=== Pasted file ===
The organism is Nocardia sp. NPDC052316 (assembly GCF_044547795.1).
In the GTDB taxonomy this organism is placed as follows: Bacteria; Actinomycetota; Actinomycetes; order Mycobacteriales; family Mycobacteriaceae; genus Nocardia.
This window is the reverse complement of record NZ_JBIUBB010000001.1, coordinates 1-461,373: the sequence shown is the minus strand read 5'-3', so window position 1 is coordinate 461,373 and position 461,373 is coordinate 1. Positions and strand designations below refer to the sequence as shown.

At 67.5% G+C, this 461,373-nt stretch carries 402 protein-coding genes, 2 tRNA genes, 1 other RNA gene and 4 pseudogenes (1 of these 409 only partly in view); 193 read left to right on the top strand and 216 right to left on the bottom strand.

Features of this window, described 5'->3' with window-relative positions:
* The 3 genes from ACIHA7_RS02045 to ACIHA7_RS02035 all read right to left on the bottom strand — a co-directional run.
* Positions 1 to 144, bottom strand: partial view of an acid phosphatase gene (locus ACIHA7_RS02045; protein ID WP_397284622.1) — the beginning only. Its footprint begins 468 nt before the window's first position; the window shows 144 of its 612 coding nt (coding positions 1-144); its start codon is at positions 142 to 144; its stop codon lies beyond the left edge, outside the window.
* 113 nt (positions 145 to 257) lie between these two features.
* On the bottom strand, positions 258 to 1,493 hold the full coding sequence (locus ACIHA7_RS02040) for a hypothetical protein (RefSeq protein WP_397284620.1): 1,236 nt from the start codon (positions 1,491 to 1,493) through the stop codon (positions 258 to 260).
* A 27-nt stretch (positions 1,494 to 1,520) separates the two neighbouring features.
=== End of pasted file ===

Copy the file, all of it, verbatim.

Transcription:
The organism is Nocardia sp. NPDC052316 (assembly GCF_044547795.1).
In the GTDB taxonomy this organism is placed as follows: Bacteria; Actinomycetota; Actinomycetes; order Mycobacteriales; family Mycobacteriaceae; genus Nocardia.
This window is the reverse complement of record NZ_JBIUBB010000001.1, coordinates 1-461,373: the sequence shown is the minus strand read 5'-3', so window position 1 is coordinate 461,373 and position 461,373 is coordinate 1. Positions and strand designations below refer to the sequence as shown.

At 67.5% G+C, this 461,373-nt stretch carries 402 protein-coding genes, 2 tRNA genes, 1 other RNA gene and 4 pseudogenes (1 of these 409 only partly in view); 193 read left to right on the top strand and 216 right to left on the bottom strand.

Features of this window, described 5'->3' with window-relative positions:
* The 3 genes from ACIHA7_RS02045 to ACIHA7_RS02035 all read right to left on the bottom strand — a co-directional run.
* Positions 1 to 144, bottom strand: partial view of an acid phosphatase gene (locus ACIHA7_RS02045; protein ID WP_397284622.1) — the beginning only. Its footprint begins 468 nt before the window's first position; the window shows 144 of its 612 coding nt (coding positions 1-144); its start codon is at positions 142 to 144; its stop codon lies beyond the left edge, outside the window.
* 113 nt (positions 145 to 257) lie between these two features.
* On the bottom strand, positions 258 to 1,493 hold the full coding sequence (locus ACIHA7_RS02040) for a hypothetical protein (RefSeq protein WP_397284620.1): 1,236 nt from the start codon (positions 1,491 to 1,493) through the stop codon (positions 258 to 260).
* A 27-nt stretch (positions 1,494 to 1,520) separates the two neighbouring features.